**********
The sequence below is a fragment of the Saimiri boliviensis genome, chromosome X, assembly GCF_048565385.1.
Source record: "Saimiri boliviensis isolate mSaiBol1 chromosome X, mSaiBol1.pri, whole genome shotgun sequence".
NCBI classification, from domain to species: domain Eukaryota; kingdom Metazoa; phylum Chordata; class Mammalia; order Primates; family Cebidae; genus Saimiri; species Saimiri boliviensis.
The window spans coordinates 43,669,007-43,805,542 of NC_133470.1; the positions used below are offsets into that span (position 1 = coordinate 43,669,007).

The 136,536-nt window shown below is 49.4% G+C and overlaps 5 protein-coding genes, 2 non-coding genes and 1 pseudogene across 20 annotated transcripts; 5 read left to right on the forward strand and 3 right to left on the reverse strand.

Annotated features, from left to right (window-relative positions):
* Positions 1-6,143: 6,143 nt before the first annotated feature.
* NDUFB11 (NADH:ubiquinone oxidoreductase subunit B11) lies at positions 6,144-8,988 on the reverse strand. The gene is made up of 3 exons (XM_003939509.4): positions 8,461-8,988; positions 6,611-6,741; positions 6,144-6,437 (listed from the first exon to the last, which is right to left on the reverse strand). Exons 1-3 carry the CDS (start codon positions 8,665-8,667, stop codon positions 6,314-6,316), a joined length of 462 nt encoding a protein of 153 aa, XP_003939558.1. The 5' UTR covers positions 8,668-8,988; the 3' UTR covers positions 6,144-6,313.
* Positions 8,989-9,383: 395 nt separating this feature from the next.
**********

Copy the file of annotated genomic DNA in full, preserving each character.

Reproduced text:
The sequence below is a fragment of the Saimiri boliviensis genome, chromosome X, assembly GCF_048565385.1.
Source record: "Saimiri boliviensis isolate mSaiBol1 chromosome X, mSaiBol1.pri, whole genome shotgun sequence".
NCBI classification, from domain to species: domain Eukaryota; kingdom Metazoa; phylum Chordata; class Mammalia; order Primates; family Cebidae; genus Saimiri; species Saimiri boliviensis.
The window spans coordinates 43,669,007-43,805,542 of NC_133470.1; the positions used below are offsets into that span (position 1 = coordinate 43,669,007).

The 136,536-nt window shown below is 49.4% G+C and overlaps 5 protein-coding genes, 2 non-coding genes and 1 pseudogene across 20 annotated transcripts; 5 read left to right on the forward strand and 3 right to left on the reverse strand.

Annotated features, from left to right (window-relative positions):
* Positions 1-6,143: 6,143 nt before the first annotated feature.
* NDUFB11 (NADH:ubiquinone oxidoreductase subunit B11) lies at positions 6,144-8,988 on the reverse strand. The gene is made up of 3 exons (XM_003939509.4): positions 8,461-8,988; positions 6,611-6,741; positions 6,144-6,437 (listed from the first exon to the last, which is right to left on the reverse strand). Exons 1-3 carry the CDS (start codon positions 8,665-8,667, stop codon positions 6,314-6,316), a joined length of 462 nt encoding a protein of 153 aa, XP_003939558.1. The 5' UTR covers positions 8,668-8,988; the 3' UTR covers positions 6,144-6,313.
* Positions 8,989-9,383: 395 nt separating this feature from the next.